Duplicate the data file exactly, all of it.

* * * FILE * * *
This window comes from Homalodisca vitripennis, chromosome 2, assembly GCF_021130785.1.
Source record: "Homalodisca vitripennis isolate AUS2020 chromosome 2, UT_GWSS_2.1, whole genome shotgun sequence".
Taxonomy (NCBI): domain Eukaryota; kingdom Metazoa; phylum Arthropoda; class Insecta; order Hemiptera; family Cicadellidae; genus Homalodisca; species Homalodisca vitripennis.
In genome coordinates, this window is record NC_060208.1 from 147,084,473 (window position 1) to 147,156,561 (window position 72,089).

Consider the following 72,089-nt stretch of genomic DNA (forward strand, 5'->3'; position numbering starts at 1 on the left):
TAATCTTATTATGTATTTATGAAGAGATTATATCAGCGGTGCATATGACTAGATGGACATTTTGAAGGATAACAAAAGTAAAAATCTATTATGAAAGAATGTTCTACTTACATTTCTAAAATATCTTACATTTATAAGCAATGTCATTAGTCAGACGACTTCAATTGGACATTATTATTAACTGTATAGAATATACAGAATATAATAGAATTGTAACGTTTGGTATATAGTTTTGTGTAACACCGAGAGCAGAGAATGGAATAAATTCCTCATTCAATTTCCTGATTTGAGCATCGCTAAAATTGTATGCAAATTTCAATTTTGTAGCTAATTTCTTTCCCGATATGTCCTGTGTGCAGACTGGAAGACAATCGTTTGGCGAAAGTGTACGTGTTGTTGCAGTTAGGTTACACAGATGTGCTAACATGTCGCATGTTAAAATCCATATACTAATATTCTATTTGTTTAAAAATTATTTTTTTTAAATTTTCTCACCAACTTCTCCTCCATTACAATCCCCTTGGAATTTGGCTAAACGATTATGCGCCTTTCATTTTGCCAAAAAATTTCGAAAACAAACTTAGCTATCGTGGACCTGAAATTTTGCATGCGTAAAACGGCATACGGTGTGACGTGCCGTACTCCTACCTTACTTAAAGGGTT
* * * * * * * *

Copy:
This window comes from Homalodisca vitripennis, chromosome 2, assembly GCF_021130785.1.
Source record: "Homalodisca vitripennis isolate AUS2020 chromosome 2, UT_GWSS_2.1, whole genome shotgun sequence".
Taxonomy (NCBI): domain Eukaryota; kingdom Metazoa; phylum Arthropoda; class Insecta; order Hemiptera; family Cicadellidae; genus Homalodisca; species Homalodisca vitripennis.
In genome coordinates, this window is record NC_060208.1 from 147,084,473 (window position 1) to 147,156,561 (window position 72,089).

Consider the following 72,089-nt stretch of genomic DNA (forward strand, 5'->3'; position numbering starts at 1 on the left):
TAATCTTATTATGTATTTATGAAGAGATTATATCAGCGGTGCATATGACTAGATGGACATTTTGAAGGATAACAAAAGTAAAAATCTATTATGAAAGAATGTTCTACTTACATTTCTAAAATATCTTACATTTATAAGCAATGTCATTAGTCAGACGACTTCAATTGGACATTATTATTAACTGTATAGAATATACAGAATATAATAGAATTGTAACGTTTGGTATATAGTTTTGTGTAACACCGAGAGCAGAGAATGGAATAAATTCCTCATTCAATTTCCTGATTTGAGCATCGCTAAAATTGTATGCAAATTTCAATTTTGTAGCTAATTTCTTTCCCGATATGTCCTGTGTGCAGACTGGAAGACAATCGTTTGGCGAAAGTGTACGTGTTGTTGCAGTTAGGTTACACAGATGTGCTAACATGTCGCATGTTAAAATCCATATACTAATATTCTATTTGTTTAAAAATTATTTTTTTTAAATTTTCTCACCAACTTCTCCTCCATTACAATCCCCTTGGAATTTGGCTAAACGATTATGCGCCTTTCATTTTGCCAAAAAATTTCGAAAACAAACTTAGCTATCGTGGACCTGAAATTTTGCATGCGTAAAACGGCATACGGTGTGACGTGCCGTACTCCTACCTTACTTAAAGGGTT